New England Regional News

New Flood Warning from Vt. Governor, on Tour of Storm Damage

With rain in the forecast and melting snow gushing from the mountains, the governor of Vermont warned people in flood-prone areas and near rivers and streams to be on guard for more possible flash flooding this weekend—and if necessary, to be ready to move to higher ground.

That alert came while Gov. Phil Scott, R-Vermont, was touring Pittsfield and Bethel, two communities already ravaged by floods earlier this week.

“We want to warn people,” Gov. Scott said. “We want people to be aware of what could happen, so they are prepared themselves, or so they can make other arrangements for this weekend so they’re not caught in their homes. The last thing we want to happen is for someone to stick it out too long.”

The worries come from the combo of additional rain in the forecast and continued snowmelt.

Gov. Scott said if rapid river rises happen again later this week, already-damaged areas in low-lying spots could be hit a second time.

Scott urged Vermonters to stay glued to forecasts as well as to alerts from public safety officials.

To sign up to receive urgent messages on your cell phone from Vermont Alert about emerging concerns. 

On the tour of hard-hit Pittsfield and Bethel, Scott was joined by Erica Bornemann, the director of Vermont Emergency Management.

The communities were hammered by a one-two punch of heavy rain and snowmelt Sunday night into Monday, spawning flash flooding that chewed away large portions of roadways and washed out several bridges.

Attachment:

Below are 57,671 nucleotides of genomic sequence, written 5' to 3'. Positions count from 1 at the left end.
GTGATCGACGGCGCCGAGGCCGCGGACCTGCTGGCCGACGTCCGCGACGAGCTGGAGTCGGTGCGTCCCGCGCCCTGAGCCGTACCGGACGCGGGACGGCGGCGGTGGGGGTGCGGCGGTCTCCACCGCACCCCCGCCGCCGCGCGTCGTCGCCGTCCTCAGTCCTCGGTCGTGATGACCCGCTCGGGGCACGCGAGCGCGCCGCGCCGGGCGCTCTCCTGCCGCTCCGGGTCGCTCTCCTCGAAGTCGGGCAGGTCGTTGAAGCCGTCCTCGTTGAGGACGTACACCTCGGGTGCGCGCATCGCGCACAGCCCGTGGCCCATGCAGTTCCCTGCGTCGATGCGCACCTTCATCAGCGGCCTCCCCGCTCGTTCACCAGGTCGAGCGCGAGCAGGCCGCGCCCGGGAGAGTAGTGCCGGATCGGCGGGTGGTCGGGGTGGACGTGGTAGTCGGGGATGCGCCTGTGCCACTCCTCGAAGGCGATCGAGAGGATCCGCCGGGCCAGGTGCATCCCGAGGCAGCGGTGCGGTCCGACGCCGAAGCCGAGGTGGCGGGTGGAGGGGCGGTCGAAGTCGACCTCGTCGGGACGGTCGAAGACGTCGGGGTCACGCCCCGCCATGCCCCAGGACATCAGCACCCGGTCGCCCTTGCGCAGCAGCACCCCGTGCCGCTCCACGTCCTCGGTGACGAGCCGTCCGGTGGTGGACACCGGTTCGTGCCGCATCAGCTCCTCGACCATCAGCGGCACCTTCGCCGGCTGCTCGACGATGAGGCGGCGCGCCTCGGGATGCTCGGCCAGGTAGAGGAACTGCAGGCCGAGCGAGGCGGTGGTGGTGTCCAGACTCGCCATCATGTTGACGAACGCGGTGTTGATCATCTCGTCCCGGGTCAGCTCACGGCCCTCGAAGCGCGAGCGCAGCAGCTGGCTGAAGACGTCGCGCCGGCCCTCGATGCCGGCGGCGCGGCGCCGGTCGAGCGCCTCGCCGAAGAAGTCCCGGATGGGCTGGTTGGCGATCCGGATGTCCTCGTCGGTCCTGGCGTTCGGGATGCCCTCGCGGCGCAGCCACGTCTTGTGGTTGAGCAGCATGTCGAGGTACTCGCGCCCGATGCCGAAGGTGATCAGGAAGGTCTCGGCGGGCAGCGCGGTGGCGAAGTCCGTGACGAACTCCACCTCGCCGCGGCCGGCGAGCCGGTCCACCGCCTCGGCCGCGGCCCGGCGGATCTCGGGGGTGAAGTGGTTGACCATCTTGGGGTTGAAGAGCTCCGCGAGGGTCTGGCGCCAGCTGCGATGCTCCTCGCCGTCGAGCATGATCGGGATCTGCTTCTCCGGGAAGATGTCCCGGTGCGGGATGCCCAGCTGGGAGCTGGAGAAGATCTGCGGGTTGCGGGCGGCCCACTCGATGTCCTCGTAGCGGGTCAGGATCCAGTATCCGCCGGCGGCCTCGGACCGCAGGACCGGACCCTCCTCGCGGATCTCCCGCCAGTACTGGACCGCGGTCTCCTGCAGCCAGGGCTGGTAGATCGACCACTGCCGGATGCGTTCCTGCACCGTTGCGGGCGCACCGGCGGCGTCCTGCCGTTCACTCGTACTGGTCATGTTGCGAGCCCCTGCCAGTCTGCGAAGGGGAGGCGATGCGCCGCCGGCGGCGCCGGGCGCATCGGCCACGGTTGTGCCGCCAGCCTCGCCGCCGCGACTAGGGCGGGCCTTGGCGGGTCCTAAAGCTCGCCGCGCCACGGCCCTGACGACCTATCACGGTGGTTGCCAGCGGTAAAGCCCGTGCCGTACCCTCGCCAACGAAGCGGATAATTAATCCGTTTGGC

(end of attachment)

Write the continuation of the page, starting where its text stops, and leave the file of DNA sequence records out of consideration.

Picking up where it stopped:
“It looked like the river had just gone around the house, which it had,” recalled Wilbur Abrams, 15, of Pittsfield, who took video of the yard of his family’s house full of running water.

The communities saw worse damage from Tropical Storm Irene in 2011.

“A lot of people are having flashbacks to Irene with this,” said Charlie Piso, the chair of the Pittsfield Select Board.

Piso said the latest storm repair costs from Monday’s flooding should easily quintuple the community’s $230,000 annual highway budget. That means affording repairs would be a huge cost crisis for the town, Piso said, because it is home to fewer than 600 people.

Piso hopes federal aid money will support the town’s rebuilding.

“Water does amazing things, and water is a frightening thing, as well,” Piso observed.

Bornemann and her office just asked FEMA to come to Vermont to conduct a preliminary damage assessment, which is a key step toward a federal major disaster declaration—and the relief funds that come with one.

“When you look at a million dollars in the scope of a town with 600 people, that is just an enormous impact,” Bornemann said of Pittsfield’s experience, adding that Vermont Emergency Management will support communities throughout the process of securing possible federal disaster aid.

The governor said state public safety officials will be monitoring the storm threat in the coming days, so town counterparts can reach out to people in low-lying or flood-prone areas, should the risk worsen.

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